After the U.S. Forces Afghanistan withdrawal in 2021, a Taliban takeover initiated an Afghanistan humanitarian crisis, threatening millions of lives. Today, 90% of Afghans live on under $1.90/day (the international-poverty line). Innocent Afghans are violently targeted by the Taliban for their minority status, faith, or association with foreign Armed Forces or NGOs.

DTRF’s Afghan Liberty Project: Who We Serve

Doubting Thomas Research Foundation (DTRF) has long researched biblical events from an archeological perspective. But, immediately prior to the fall of Afghanistan, as a National Intelligence analyst, we were presented with a unique opportunity to dive into the ensuing Afghanistan humanitarian crisis to save lives. 

At the fall of Afghanistan, our Afghan Liberty Project (ALP) — which operates under DTRF — ballooned into an operation that brings life-saving support to close to 400 Taliban-targeted people per day. In response to the humanitarian crisis, our safe houses offer food, shelter, warmth, medical care, and security to 300-400 people at any given time. 

We are honored to serve so many people. But, the above statistic is more than just a blanket statement. Behind these numbers, there are real people with fears, struggles, ambitions, and hopes. 

Below we spotlight two families hiding within our safe house network. But, first, an overview. Among families within our Afghanistan safe house network, there are: 

  • People who served as security and interpreters for U.S. Armed Forces and NATO allies; 
  • Christians;
  • Women’s, children’s, Jews’, and other minority rights activists;
  • People who worked with U.S. or NATO non-profit organizations to bring health care or other life-sustaining services to the people of Afghanistan. 
  • Women professionals — including doctors, lawyers, journalists, and judges — who served in fields forbidden for women by Taliban extremists;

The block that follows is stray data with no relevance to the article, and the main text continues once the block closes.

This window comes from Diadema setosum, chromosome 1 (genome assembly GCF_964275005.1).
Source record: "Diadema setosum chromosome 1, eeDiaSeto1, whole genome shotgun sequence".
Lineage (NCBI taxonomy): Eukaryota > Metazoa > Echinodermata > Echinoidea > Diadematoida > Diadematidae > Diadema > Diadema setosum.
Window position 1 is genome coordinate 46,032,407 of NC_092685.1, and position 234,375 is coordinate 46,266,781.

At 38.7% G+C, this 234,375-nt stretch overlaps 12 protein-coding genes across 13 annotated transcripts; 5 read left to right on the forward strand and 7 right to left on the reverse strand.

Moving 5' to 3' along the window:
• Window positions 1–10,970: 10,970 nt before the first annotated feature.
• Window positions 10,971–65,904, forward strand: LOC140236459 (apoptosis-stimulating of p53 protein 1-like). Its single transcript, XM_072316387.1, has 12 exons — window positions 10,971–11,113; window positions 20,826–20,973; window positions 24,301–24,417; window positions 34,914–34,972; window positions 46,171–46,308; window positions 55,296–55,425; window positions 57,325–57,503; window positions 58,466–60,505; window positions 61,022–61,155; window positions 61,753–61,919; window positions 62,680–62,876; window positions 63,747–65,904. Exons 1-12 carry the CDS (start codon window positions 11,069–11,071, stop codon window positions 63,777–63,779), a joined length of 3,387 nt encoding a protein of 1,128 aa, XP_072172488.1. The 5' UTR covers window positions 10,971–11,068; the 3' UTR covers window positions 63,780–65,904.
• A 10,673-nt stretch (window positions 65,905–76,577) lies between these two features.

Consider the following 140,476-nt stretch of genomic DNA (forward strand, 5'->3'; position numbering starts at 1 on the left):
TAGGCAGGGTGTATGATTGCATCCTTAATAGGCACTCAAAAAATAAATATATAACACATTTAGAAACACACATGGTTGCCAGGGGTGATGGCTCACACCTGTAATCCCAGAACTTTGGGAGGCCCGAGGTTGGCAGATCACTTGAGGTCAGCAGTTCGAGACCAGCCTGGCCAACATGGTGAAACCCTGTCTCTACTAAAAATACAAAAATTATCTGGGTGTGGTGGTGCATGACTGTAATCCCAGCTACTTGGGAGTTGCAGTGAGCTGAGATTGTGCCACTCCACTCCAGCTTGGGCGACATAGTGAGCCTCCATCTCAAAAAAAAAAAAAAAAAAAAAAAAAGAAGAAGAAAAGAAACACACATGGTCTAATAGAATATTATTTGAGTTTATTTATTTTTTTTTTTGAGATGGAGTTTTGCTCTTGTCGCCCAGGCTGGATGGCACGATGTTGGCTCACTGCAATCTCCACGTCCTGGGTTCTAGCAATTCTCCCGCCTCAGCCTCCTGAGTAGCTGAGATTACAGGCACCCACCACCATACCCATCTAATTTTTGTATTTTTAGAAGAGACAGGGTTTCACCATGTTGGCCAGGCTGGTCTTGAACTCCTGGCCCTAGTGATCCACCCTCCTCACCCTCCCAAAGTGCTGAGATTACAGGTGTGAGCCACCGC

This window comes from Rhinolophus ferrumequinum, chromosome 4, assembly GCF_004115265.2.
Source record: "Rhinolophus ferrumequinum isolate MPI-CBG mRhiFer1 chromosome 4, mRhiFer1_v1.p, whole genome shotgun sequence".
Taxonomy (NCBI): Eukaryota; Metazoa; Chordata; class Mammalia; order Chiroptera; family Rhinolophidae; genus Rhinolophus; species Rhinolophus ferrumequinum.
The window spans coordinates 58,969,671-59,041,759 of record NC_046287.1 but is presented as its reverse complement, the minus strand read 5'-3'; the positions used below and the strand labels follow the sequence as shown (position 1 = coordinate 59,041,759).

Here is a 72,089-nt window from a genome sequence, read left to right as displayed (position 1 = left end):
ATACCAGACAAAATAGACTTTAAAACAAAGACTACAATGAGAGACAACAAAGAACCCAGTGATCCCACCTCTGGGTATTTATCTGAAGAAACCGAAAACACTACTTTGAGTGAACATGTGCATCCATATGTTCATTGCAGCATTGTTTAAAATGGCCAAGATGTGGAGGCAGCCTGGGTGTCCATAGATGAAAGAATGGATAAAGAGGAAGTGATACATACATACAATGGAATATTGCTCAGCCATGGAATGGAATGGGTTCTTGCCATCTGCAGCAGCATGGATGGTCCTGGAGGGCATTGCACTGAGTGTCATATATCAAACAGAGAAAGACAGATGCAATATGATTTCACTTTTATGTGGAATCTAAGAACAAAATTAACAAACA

• Ethnic minorities; 
  • Journalists; and
  • Artists. 

How You Can Help With the Afghanistan Humanitarian Crisis

Our safe house network runs because of donors who contribute to save lives. If you would like to help us save lives, please consider a one-time donation. 

  • $50 buys one Tablet for one child to continue their education while in hiding.
  • $150 gives one family food for one month.
  • $250 gives a safe house to one family for one month. 
  • $300 buys a passport for one Christan or U.S. ally needing evacuation.
  • $5,000 evacuates one person to a new, safe life outside of Taliban hunting grounds. 

Donate below to help us continue our life-saving work.  

Afghanistan Crisis: ALP’s Beneficiary Spotlights

In this post, we will introduce you to two of many families receiving aid within our safe house network in response to the Afghanistan humanitarian crisis. Sara comes from a Christian family that has brought essential aid to the war-torn country for decades. Hashem and his family have supported U.S. troops in Special Forces Operations designed to create an Afghanistan free from terrorism. 

ALP Beneficiary Spotlight: Sara

Sara N. is a young, single Christian woman in Afghanistan. Prior to the Afghanistan crisis, she earned a Bachelor’s degree in dentistry and brought medical care to countless patients in war-torn Afghanistan. She also worked as a women’s rights activist, defending Afghan women against Taliban violence. She planned to earn a Master’s degree in medicine.